by this law, and also all regiments whatsoever raised since it went into operation. And in both cases they have claimed to commission and appoint all regimental staff officers, even when they conceded to the Executive of the State the appointment of the officers of the line. Again, while appointing and commissioning field officers the Secretary of War has declined to appoint the company officers. To remedy if possible this confusion and to avoid conflict I called in person to see the President, who promised to take the opinion of his Attorney-General on the subject at length. I have not yet had the pleasure of seeing that opinion, and now lay the matter before you and recommend you to take such steps as will preserve the rights and honor of the State. It may well be doubted if the officering of the whole of our troops does not belong exclusively to State authority, as by strict reference to the Constitution they may be found to be in point of law militia. It is mortifying to find entire brigades of North Carolina soldiers in the field commanded by strangers, and in many cases our own brave and war-worn colonels are made to give place to colonels from distant States, who are promoted to the command of North Carolina troops over their heads to vacant brigadierships. Some of these promotions are charged to North Carolina, which enables the authorities to say that we have had so many appointments, when in fact we have not, the appointees not being citizens of our State. This is fast breaking down the pride and patience of our officers, many of whom have reported to me their intention to resign, alleging that the road to honorable promotion is almost closed to our citizens. This is not right, and forms a just cause of complaint both in our Army and with our people at home. We are willing that our soldiers should follow any general capable of leading them, but we contend that as a matter of sheer justice our soldiers are entitled to receive their fair proportion of the honors won by their gallantry and endurance.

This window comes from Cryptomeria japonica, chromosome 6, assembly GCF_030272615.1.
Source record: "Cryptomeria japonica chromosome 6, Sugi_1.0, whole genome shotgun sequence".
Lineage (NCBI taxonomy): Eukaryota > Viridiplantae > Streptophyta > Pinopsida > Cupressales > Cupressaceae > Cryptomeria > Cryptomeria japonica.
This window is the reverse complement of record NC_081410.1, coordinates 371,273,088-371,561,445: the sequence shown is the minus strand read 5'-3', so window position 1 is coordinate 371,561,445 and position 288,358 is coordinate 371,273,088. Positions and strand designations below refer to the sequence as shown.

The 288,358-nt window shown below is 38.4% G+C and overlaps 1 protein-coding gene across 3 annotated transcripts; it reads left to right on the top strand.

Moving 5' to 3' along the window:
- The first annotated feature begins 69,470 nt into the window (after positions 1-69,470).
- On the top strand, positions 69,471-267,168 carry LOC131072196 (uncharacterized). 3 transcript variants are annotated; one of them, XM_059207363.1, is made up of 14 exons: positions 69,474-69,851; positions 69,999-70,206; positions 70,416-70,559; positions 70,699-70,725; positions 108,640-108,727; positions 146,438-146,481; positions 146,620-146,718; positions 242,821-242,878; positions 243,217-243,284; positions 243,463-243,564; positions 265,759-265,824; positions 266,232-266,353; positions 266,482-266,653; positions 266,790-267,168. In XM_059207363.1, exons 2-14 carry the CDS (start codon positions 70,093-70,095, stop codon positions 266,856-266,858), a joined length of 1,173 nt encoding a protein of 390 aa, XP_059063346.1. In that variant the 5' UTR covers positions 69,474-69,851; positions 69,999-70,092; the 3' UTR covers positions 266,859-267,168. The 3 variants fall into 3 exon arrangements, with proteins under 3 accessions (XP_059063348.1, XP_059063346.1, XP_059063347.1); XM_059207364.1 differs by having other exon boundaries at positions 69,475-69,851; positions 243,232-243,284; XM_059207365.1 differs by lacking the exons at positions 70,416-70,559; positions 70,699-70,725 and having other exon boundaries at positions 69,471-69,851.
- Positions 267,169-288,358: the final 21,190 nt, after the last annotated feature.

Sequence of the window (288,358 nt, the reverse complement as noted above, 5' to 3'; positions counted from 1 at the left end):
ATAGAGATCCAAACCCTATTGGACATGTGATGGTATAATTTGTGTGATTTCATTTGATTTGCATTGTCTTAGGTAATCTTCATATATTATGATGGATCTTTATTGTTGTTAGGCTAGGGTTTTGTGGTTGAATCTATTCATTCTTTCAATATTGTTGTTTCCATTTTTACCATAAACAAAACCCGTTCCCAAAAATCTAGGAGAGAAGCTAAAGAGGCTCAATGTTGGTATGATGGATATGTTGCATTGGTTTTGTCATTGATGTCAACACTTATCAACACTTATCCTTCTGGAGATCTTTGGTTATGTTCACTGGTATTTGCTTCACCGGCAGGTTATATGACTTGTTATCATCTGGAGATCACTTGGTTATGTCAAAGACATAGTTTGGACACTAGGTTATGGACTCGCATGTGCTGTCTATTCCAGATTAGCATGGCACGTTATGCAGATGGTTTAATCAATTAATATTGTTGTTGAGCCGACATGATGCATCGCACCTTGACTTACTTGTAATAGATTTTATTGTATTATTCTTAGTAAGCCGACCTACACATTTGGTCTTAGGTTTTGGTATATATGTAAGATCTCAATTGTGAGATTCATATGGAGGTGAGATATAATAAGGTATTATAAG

I would also recommend that the existing prohibition against the distillation of spirits from all kinds of grain be continued during the war. There is no grain to spare for such purposes, and all the medical needs of the country and Army can be abundantly supplied by the liquors made from the fruit crop. Should even the supply for the Army fail, it cannot be doubted that is much better for the soldier to go without spirits than that his wife and child should go without punishment of all persons who may be convicted of speculating in any of the necessaries of life under the false pretense of being Government agents.
In order to keep the highways of the country in better condition (they having since the commencement of the war been permitted to get in very bad repair) I recommend that the Revised Code be so amended that the age to be reached to entitle a man to exemption from working on the roads shall be fifty years, instead of forty-five as now.
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In conclusion, gentlemen, allow me to urge upon you the vital importance of bringing forth all the powers and resources of the State for the common defense of our country and our cause. The two great dangers we have to meet will be found connected with our currency and supplies for our army. Men enough to protect us and drive back the invader we can always get, if we can properly clothe and feed them. Let us do this and preserve our paper from depreciation and